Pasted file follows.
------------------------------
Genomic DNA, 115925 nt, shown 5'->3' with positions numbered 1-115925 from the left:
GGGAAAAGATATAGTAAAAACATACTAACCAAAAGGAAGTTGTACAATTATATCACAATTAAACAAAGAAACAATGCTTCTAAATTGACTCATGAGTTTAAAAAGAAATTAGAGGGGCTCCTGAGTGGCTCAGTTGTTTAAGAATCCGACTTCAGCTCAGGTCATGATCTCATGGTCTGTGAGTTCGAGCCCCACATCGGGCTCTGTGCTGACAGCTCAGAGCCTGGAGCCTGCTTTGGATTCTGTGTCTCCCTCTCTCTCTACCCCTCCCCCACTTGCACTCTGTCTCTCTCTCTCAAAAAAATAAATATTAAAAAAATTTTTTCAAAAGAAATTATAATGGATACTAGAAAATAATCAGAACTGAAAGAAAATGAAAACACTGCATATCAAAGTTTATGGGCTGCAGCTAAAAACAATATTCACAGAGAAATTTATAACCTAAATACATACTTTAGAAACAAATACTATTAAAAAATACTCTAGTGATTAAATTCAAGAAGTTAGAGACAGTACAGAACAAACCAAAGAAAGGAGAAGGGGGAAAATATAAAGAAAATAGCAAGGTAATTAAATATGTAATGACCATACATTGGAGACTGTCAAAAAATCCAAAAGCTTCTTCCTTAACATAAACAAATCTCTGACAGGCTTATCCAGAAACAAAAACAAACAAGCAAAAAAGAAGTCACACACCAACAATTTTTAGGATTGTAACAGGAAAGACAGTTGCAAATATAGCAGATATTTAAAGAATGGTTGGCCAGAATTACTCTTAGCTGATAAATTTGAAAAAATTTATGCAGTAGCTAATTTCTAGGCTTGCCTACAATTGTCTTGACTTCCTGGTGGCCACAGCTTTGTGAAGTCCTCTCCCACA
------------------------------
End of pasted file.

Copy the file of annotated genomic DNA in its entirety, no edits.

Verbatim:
Genomic DNA, 115925 nt, shown 5'->3' with positions numbered 1-115925 from the left:
GGGAAAAGATATAGTAAAAACATACTAACCAAAAGGAAGTTGTACAATTATATCACAATTAAACAAAGAAACAATGCTTCTAAATTGACTCATGAGTTTAAAAAGAAATTAGAGGGGCTCCTGAGTGGCTCAGTTGTTTAAGAATCCGACTTCAGCTCAGGTCATGATCTCATGGTCTGTGAGTTCGAGCCCCACATCGGGCTCTGTGCTGACAGCTCAGAGCCTGGAGCCTGCTTTGGATTCTGTGTCTCCCTCTCTCTCTACCCCTCCCCCACTTGCACTCTGTCTCTCTCTCTCAAAAAAATAAATATTAAAAAAATTTTTTCAAAAGAAATTATAATGGATACTAGAAAATAATCAGAACTGAAAGAAAATGAAAACACTGCATATCAAAGTTTATGGGCTGCAGCTAAAAACAATATTCACAGAGAAATTTATAACCTAAATACATACTTTAGAAACAAATACTATTAAAAAATACTCTAGTGATTAAATTCAAGAAGTTAGAGACAGTACAGAACAAACCAAAGAAAGGAGAAGGGGGAAAATATAAAGAAAATAGCAAGGTAATTAAATATGTAATGACCATACATTGGAGACTGTCAAAAAATCCAAAAGCTTCTTCCTTAACATAAACAAATCTCTGACAGGCTTATCCAGAAACAAAAACAAACAAGCAAAAAAGAAGTCACACACCAACAATTTTTAGGATTGTAACAGGAAAGACAGTTGCAAATATAGCAGATATTTAAAGAATGGTTGGCCAGAATTACTCTTAGCTGATAAATTTGAAAAAATTTATGCAGTAGCTAATTTCTAGGCTTGCCTACAATTGTCTTGACTTCCTGGTGGCCACAGCTTTGTGAAGTCCTCTCCCACA